To highlight its year-long centenary celebration, one of the world's most successful manufacturers of high-performance street and racing cars took the wraps off of its latest creation over the weekend at the Nürburgring circuit in Germany. Guest of honor at the annual ADAC Zurich 24 Hours enduro held on the fabled 12.8-mile Nordschleife circuit, the Aston Martin CC100 Speedster Concept is a stunning one-off intended to both recall Aston's storied 100-year heritage and offer a preview of what's to come. One glance confirms that it accomplished that dual-phase task in an elegantly timeless manner.

Transitioning the CC100 Speedster Concept from inspired idea to finished and fully drivable -- albeit far from optimized -- one-off took less than six months. The exterior pays visual homage to the original and incredibly successful DBR1 model which triumphed at a 1,000-kilometer Nürburgring race in 1959 and went on to take the automaker's first win at the 24 Hours of Le Mans in that same year en route to clinching its one and only World Sportscar Championship title.

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Rendered in lightweight carbon fiber, Aston's Chief Exterior Designer Miles Nurnberger says the CC100 Speedster's bodywork reveals "teasing glimpses of potential future design direction" for its upcoming street cars. That rethinking process reportedly is most evident in this striking concept's evolutionary recasting of the classic Aston Martin grille shape, prominent, fully integrated side strakes and a bolder rear fascia treatment. While its see-through cutaway doors, split cockpit and double-buttress decklid do foster a racier look, they're less likely to be reprised on any production models.

Based on a dedicated evolution of the automaker's "VH" platform architecture that underpins all its current road cars, the CC100 Speedster is fitted with a naturally aspirated version of Aston's AM11 5.9-liter V12 backed by a paddle-shiftable 6-speed automated manual transmission. While output was not specified -- which means it could be anywhere from Vantage-spec 510 to Vanquish-spec 565 horsepower -- the CC100 Spyder Concept can sprint from 0-60 mph in 4.0 seconds and has an electronically limited top sped of 180 mph.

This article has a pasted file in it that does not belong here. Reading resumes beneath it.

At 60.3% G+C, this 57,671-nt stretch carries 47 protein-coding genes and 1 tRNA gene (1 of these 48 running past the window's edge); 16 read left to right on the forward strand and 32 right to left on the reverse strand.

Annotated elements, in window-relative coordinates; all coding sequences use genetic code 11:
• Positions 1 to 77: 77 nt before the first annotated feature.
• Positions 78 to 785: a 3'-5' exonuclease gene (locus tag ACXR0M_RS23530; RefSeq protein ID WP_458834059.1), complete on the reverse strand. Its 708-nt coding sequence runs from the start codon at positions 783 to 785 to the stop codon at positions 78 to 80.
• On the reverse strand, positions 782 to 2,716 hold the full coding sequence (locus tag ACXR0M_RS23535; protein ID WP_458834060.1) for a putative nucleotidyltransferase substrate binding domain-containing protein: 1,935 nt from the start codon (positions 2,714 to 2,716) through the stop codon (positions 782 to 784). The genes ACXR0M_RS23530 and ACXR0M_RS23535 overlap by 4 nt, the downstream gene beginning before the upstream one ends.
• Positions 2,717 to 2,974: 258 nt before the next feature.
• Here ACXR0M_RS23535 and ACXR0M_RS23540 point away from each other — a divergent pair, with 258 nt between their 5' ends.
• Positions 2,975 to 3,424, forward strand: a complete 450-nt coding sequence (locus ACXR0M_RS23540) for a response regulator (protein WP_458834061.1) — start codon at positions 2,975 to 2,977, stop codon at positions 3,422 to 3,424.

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The cabin of the CC100 Speedster also displays a neo-retro character that matches modern carbon fiber construction with classic leather and Alcantara detailing on the car's lightweight racing buckets. A flat-bottom steering wheel overlooks the CC100's full digital instrument cluster while a competition-style center stack holds Aston's modern crystal ignition key and presides over an array of transmission mode buttons and old-school toggle switches for the lights and supplemental functions. 

To ensure the car's first on-track exhibition appearance proved as memorable as its static reveal, the CC100 Concept was driven on a parade lap around the circuit by the company's CEO, Dr. Ulrich Bez, as part of a contingent of 100+ Aston Martin vehicles. Included in that group was 1959 Nürburgring winner Sir Stirling Moss behind the wheel of the DBR1 racer that served as the CC100's inspiration.

At the intro, Bez noted: "CC100 is the epitome of everything that is great about Aston Martin. It represents our fantastic sporting heritage, our exceptional design capability, our superb engineering know-how and, above all, our adventurous spirit! The future of Aston Martin is, very clearly, more exciting now than perhaps at any time in its history and I'm looking forward to seeing the excitement and anticipation the CC100 creates among Aston Martin owners and enthusiasts worldwide."

While Aston Martin's best finish in what turned into a rain-plagued 24-hour enduro was from the factory GT3 V12 Vantage that notched 10th overall, the automaker did manage to set another historic record during the official competition. Bez drove the automaker's experimental Hybrid Hydrogen Rapide S entry for nearly two laps on pure hydrogen, making it the first car to ever run at race speed in zero-emissions mode while participating in an FIA-sanctioned event. Once its hydrogen tank was depleted, the one-off Rapide S successfully completed the rest of the race with its twin-turbocharged V12 running on gasoline.

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